Leonardo da Vinci (1452 – 1519) is arguably the most famous painter, scientist and inventor of the Italian Renaissance. What is less well known however is the extraordinary philosophy that can be said to govern all his work: that the task of the painter is not merely to replicate the appearance of things in his paintings but rather to recreate the forms that that nature creates in the world.
This lecture aims to put Leonardo’s artistic production in context by explaining how his paintings, drawings, and scientific experiments are all governed by a quest to discover the underlying principles that he believed to govern all forms. It demonstrates how all of Leonardo’s art can be understood as a form of science, and how his approach to science was governed by his artistic concerns.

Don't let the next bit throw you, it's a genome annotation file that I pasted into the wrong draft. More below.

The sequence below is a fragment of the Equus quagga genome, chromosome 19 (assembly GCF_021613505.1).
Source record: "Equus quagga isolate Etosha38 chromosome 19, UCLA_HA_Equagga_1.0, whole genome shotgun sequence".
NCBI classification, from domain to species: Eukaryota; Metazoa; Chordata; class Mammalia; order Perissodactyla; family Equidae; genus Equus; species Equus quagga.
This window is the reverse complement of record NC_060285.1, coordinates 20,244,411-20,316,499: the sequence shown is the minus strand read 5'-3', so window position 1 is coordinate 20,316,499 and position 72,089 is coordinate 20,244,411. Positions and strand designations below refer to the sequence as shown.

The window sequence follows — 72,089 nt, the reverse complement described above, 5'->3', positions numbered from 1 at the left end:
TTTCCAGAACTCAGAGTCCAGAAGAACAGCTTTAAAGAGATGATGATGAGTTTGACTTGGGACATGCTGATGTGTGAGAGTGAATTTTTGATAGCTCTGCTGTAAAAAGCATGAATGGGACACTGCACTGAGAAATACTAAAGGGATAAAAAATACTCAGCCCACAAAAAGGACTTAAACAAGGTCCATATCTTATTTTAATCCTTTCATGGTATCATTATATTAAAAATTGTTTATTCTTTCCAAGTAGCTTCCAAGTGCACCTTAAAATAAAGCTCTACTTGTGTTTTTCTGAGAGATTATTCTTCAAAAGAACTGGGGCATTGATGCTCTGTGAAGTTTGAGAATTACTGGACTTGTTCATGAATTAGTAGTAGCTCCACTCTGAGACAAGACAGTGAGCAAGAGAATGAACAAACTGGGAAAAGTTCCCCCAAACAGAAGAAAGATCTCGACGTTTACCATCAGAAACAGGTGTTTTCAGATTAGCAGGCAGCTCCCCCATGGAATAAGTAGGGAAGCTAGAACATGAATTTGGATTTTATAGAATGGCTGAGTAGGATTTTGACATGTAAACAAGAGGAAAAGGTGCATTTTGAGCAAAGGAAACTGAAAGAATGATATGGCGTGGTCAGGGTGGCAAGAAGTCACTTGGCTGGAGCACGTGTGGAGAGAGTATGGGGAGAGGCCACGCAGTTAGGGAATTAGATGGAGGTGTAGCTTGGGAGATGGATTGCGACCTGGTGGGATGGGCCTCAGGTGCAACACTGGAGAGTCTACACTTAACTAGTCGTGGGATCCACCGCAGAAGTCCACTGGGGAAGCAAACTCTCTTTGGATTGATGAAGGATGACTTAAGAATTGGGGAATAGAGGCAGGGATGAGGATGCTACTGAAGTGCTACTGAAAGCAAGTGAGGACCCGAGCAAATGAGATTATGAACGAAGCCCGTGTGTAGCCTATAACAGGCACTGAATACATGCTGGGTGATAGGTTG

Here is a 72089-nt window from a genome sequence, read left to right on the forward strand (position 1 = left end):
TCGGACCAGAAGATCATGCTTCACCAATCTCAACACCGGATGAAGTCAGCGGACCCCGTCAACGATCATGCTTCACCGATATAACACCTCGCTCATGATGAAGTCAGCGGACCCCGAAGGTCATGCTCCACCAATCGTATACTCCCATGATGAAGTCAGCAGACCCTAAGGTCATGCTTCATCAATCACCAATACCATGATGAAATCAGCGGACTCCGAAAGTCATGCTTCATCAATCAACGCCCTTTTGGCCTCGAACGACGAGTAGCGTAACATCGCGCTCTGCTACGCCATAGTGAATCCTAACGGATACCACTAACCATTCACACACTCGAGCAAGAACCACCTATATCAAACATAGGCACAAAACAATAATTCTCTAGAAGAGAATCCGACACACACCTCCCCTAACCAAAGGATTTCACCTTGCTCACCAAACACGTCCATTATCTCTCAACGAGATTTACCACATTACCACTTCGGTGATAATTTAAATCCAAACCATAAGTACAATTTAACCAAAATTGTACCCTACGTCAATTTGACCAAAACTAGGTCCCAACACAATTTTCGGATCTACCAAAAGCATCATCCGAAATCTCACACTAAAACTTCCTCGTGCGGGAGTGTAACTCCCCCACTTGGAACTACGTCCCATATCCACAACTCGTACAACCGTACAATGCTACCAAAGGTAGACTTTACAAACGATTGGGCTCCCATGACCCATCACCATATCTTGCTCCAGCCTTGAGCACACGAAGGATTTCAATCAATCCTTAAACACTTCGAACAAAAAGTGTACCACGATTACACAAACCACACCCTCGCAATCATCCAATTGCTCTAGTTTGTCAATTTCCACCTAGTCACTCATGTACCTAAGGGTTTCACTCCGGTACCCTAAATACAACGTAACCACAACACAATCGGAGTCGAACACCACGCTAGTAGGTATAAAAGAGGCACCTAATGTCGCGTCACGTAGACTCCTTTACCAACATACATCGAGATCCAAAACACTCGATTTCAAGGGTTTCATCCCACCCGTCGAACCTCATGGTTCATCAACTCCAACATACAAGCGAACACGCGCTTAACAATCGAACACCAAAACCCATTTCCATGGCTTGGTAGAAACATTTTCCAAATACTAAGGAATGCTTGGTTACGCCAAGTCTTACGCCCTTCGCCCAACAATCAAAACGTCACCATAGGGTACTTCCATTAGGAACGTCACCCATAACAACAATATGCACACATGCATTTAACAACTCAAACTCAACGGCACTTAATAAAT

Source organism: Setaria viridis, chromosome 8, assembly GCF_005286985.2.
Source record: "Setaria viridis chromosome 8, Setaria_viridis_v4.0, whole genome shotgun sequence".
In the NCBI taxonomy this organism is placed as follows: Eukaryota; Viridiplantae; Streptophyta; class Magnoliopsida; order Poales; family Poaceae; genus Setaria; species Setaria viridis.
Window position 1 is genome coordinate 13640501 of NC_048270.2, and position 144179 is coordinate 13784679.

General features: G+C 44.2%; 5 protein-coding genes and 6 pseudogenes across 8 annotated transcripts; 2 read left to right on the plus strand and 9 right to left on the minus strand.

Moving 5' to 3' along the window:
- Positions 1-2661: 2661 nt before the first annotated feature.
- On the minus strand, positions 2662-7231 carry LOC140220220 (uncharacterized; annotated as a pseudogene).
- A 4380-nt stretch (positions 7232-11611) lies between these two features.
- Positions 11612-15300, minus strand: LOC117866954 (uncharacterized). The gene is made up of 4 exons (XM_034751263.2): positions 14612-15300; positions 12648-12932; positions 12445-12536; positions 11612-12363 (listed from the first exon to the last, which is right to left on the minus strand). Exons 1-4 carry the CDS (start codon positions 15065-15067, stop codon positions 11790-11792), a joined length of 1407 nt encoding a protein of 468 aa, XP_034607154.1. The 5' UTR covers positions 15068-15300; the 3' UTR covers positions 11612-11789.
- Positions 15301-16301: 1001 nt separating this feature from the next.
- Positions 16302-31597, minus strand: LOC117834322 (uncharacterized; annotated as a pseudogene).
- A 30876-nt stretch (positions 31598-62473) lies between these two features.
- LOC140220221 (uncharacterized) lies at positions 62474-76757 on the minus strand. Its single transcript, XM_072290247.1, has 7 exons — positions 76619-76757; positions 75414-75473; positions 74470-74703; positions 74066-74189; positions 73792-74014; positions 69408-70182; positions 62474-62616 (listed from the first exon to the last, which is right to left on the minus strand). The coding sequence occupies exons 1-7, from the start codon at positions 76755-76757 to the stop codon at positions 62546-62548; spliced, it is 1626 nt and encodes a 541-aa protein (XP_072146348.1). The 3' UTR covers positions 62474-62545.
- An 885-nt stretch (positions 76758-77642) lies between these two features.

Leonardo : Martin Kemp – Oxford University Press
Leonardo da Vinci: The Marvellous Works of Nature and Man – Oxfords University Press
Leonardo on Painting : Martin Kemp and Margaret Walker – New Haven and London